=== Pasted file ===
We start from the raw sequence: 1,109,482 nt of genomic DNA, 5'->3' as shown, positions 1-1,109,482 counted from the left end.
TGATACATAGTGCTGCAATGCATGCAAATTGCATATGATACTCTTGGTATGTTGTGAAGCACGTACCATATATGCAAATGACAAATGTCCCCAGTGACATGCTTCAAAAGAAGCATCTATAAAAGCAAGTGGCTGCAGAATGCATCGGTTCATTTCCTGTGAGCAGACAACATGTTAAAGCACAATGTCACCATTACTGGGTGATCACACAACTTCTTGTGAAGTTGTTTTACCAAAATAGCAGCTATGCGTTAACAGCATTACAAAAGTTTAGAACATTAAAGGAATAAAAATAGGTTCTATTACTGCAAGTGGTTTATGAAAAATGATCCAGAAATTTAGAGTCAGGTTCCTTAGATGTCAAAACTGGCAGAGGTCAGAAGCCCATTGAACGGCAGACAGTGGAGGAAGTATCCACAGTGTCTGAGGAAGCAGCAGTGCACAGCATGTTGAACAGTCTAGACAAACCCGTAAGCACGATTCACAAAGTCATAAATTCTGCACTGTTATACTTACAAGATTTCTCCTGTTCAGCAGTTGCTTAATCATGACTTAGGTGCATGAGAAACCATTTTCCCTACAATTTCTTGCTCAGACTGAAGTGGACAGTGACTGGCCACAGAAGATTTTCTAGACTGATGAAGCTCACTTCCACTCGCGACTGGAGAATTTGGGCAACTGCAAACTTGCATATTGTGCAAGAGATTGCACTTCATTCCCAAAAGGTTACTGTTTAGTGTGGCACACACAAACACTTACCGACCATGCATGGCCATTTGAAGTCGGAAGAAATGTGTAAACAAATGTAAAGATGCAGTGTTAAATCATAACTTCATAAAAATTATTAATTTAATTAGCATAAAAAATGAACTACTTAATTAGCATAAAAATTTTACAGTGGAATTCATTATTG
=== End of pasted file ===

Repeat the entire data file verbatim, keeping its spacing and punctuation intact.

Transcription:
We start from the raw sequence: 1,109,482 nt of genomic DNA, 5'->3' as shown, positions 1-1,109,482 counted from the left end.
TGATACATAGTGCTGCAATGCATGCAAATTGCATATGATACTCTTGGTATGTTGTGAAGCACGTACCATATATGCAAATGACAAATGTCCCCAGTGACATGCTTCAAAAGAAGCATCTATAAAAGCAAGTGGCTGCAGAATGCATCGGTTCATTTCCTGTGAGCAGACAACATGTTAAAGCACAATGTCACCATTACTGGGTGATCACACAACTTCTTGTGAAGTTGTTTTACCAAAATAGCAGCTATGCGTTAACAGCATTACAAAAGTTTAGAACATTAAAGGAATAAAAATAGGTTCTATTACTGCAAGTGGTTTATGAAAAATGATCCAGAAATTTAGAGTCAGGTTCCTTAGATGTCAAAACTGGCAGAGGTCAGAAGCCCATTGAACGGCAGACAGTGGAGGAAGTATCCACAGTGTCTGAGGAAGCAGCAGTGCACAGCATGTTGAACAGTCTAGACAAACCCGTAAGCACGATTCACAAAGTCATAAATTCTGCACTGTTATACTTACAAGATTTCTCCTGTTCAGCAGTTGCTTAATCATGACTTAGGTGCATGAGAAACCATTTTCCCTACAATTTCTTGCTCAGACTGAAGTGGACAGTGACTGGCCACAGAAGATTTTCTAGACTGATGAAGCTCACTTCCACTCGCGACTGGAGAATTTGGGCAACTGCAAACTTGCATATTGTGCAAGAGATTGCACTTCATTCCCAAAAGGTTACTGTTTAGTGTGGCACACACAAACACTTACCGACCATGCATGGCCATTTGAAGTCGGAAGAAATGTGTAAACAAATGTAAAGATGCAGTGTTAAATCATAACTTCATAAAAATTATTAATTTAATTAGCATAAAAAATGAACTACTTAATTAGCATAAAAATTTTACAGTGGAATTCATTATTG